Richard Wagner was born in Venice on May 22, 1813. As a youth, he studied music in Leipzig. His first opera, "Die Feen" was written at the age of 20, in 1833. This was followed in 1836 with the unsuccessful "Das Liebesverbot". That same year, Wagner married the actress Minna Planer. Wagner and his family lived for a few years in Königsberg, and then later, in Riga. While in Paris from 1839 to 1842, he composed the grand opera, "Rienzi," and the tragedy, "Der Fliegende Holländer."
The success of "Rienzi" led to Wagner's appointment as music director in Dresden. More successes followed with "Tannhäuser" in 1845 and "Lohengrin" in 1850. However, at the same time, Wagner became involved with political radicals. He was forced to flee to Switzerland after his participation in the 1849 Dresden uprisings.
In exile, Wagner began work on his four opera cycle, "Der Ring des Nibelungen," which occupied much of his life. Taking time off from his work on the "Ring", Wagner composed the romantic tragedy, "Tristan und Isolde." The opera, "Die Meistersinger" followed a few years later. This opera is notorious for the anti-Semitic expressions of the protagonist.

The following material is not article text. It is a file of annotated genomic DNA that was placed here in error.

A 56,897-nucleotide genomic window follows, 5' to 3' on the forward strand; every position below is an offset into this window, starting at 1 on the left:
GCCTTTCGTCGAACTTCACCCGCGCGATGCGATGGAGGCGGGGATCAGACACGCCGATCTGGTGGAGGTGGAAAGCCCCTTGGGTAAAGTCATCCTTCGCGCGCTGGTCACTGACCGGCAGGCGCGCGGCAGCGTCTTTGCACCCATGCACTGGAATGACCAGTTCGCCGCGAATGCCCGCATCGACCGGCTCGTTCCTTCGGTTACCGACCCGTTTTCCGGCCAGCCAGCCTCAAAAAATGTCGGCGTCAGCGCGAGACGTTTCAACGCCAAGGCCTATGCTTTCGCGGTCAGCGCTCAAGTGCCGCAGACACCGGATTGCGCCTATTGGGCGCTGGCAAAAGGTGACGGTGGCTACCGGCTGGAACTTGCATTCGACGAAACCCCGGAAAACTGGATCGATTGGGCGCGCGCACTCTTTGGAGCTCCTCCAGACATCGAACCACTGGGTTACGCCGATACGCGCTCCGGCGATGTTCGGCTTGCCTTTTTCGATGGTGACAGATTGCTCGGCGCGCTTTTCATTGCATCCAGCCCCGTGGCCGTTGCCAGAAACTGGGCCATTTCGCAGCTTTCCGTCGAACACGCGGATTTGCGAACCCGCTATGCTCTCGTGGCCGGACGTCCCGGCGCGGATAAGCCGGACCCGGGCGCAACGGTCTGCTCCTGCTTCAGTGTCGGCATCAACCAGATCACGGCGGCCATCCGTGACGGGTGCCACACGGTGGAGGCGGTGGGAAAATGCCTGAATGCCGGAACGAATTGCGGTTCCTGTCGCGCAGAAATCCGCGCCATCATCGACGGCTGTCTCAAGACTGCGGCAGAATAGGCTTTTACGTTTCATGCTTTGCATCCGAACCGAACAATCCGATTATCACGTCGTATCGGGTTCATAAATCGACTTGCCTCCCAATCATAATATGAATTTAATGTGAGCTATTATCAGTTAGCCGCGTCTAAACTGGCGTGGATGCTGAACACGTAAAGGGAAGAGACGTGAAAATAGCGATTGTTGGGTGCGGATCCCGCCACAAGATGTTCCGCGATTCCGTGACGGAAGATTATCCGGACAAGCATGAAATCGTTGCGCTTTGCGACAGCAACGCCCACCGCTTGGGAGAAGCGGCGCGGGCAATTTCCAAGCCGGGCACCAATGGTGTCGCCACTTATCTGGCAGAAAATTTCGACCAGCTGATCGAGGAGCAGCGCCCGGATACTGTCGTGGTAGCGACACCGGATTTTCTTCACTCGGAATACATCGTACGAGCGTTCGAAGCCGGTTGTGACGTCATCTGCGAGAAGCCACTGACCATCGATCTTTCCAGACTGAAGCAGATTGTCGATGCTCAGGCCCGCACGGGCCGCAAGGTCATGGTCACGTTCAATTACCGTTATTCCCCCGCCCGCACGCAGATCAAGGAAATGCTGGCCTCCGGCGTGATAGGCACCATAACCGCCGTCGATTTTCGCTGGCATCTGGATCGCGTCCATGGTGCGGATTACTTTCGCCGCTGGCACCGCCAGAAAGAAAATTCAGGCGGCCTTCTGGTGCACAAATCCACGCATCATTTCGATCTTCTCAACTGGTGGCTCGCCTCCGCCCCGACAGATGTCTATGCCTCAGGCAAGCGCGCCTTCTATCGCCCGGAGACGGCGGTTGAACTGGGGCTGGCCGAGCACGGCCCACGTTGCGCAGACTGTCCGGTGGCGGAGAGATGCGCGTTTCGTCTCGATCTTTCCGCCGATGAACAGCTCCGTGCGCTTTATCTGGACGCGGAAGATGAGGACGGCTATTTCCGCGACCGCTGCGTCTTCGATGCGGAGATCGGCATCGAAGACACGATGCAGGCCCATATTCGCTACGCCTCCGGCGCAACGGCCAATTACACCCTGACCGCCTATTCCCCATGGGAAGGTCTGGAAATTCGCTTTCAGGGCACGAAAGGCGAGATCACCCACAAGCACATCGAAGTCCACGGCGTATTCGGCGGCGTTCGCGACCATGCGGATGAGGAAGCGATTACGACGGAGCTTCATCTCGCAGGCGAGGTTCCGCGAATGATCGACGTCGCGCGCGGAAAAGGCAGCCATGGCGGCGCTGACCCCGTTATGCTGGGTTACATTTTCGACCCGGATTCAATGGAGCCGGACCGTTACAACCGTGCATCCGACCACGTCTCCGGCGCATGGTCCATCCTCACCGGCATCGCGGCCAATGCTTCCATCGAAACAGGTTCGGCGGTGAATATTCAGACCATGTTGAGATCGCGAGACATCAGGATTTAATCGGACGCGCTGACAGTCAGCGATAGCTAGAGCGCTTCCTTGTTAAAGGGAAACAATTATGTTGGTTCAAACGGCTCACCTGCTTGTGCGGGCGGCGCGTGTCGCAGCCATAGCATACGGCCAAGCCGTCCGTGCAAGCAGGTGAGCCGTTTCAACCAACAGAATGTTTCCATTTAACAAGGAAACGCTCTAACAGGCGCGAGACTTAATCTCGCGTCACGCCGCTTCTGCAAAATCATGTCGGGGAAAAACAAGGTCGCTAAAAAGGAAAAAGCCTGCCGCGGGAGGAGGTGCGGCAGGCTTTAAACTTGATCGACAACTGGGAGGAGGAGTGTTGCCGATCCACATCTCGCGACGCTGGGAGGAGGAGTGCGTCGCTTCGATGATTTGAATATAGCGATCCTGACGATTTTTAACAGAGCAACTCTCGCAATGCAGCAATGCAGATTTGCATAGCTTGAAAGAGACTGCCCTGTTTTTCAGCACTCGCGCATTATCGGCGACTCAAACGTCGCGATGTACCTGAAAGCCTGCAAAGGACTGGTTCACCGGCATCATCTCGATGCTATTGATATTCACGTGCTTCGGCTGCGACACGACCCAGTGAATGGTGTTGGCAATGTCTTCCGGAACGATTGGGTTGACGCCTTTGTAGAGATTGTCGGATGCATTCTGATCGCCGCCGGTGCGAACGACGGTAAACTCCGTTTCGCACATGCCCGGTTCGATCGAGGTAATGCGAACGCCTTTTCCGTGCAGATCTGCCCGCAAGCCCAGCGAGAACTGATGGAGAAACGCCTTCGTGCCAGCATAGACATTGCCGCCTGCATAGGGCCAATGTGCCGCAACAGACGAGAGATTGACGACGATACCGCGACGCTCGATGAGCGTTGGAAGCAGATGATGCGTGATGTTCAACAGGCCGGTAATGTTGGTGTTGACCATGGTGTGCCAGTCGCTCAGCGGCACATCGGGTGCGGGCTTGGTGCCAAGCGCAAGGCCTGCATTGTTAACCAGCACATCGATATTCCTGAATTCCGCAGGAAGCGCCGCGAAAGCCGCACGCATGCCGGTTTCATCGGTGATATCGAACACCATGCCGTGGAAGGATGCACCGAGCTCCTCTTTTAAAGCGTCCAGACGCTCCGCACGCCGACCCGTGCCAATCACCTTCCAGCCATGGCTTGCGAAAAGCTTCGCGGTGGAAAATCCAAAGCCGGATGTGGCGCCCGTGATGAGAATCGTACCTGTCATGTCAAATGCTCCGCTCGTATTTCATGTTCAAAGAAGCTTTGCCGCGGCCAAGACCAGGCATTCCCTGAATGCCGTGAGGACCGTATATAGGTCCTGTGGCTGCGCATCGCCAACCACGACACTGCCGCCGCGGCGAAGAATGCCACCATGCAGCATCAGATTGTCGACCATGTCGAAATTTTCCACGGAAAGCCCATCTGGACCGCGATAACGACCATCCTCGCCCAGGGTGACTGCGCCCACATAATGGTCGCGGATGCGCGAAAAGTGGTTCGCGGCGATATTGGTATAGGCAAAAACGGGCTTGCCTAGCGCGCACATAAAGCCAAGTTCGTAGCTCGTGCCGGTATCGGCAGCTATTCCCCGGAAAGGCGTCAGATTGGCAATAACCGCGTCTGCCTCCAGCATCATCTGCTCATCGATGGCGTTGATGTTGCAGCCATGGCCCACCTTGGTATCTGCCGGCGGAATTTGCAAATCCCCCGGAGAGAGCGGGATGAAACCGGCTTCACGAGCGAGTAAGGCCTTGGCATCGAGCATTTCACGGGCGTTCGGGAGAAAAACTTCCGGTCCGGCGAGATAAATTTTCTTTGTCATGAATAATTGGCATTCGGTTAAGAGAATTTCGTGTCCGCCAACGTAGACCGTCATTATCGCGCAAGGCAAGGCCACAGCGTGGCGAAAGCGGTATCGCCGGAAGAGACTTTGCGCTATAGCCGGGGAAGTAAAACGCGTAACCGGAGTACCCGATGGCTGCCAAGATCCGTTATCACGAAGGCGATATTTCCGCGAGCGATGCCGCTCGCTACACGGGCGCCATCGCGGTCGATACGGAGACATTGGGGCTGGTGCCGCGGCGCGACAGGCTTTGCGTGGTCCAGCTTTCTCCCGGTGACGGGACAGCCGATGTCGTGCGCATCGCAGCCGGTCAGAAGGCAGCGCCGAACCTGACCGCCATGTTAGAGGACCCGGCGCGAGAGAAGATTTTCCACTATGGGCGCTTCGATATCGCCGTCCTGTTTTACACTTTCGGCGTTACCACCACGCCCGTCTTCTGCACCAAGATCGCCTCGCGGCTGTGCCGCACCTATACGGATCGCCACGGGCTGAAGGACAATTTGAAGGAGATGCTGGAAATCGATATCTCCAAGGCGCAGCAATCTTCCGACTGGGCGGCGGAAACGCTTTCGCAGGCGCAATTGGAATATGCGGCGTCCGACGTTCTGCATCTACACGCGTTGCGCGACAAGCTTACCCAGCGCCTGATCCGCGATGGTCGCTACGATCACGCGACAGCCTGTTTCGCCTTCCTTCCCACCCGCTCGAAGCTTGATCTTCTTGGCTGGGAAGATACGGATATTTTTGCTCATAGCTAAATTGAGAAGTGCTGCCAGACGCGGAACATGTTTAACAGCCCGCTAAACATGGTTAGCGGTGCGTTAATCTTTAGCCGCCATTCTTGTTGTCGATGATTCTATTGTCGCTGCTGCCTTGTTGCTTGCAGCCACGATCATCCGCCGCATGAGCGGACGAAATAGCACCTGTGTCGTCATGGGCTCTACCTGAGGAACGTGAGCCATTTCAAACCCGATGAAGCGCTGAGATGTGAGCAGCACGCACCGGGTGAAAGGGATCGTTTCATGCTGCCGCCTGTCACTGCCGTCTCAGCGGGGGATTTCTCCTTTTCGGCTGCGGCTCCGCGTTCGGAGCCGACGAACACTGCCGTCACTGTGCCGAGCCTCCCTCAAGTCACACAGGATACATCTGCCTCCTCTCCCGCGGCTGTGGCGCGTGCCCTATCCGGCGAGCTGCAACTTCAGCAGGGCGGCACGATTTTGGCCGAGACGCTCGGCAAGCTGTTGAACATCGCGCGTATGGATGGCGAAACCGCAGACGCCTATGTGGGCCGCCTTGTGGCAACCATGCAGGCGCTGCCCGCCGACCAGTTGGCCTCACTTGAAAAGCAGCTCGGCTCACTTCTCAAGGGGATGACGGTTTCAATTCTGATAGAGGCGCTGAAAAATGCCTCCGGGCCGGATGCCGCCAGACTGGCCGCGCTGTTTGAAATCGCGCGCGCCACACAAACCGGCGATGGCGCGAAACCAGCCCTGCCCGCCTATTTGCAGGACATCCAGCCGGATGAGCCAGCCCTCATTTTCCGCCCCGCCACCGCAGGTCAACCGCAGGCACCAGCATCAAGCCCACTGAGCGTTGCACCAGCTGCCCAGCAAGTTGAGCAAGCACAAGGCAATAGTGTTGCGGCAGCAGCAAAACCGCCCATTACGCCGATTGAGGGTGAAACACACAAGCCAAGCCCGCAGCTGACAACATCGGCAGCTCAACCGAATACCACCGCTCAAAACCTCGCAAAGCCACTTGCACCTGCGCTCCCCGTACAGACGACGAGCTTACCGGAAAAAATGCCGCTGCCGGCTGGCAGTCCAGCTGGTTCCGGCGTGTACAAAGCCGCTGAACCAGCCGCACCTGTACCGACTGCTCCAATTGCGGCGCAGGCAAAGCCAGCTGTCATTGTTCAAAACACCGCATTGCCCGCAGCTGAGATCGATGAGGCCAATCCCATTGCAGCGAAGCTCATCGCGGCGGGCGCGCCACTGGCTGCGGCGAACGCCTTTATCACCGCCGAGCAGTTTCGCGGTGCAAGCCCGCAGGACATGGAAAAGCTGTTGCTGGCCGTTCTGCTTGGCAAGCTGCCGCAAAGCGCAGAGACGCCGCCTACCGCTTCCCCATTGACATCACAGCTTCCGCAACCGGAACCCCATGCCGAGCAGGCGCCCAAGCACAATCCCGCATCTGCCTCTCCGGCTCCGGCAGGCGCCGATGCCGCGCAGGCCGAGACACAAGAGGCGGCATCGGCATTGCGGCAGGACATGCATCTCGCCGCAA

In 1860, he was allowed to return to Germany. A triumphant performance of "Tannhäuser" in Paris confirmed Wagner's stature as international artist of great renown.
Finally in 1876, the "Ring" premiered in Bayreuth. The strain of raising money and getting the production ready greatly affected Wagner's health. His final opera, "Parsifal," was presented at the second Bayreuth festival in 1882.
Wagner died on February 13th, 1883 at the age of 69.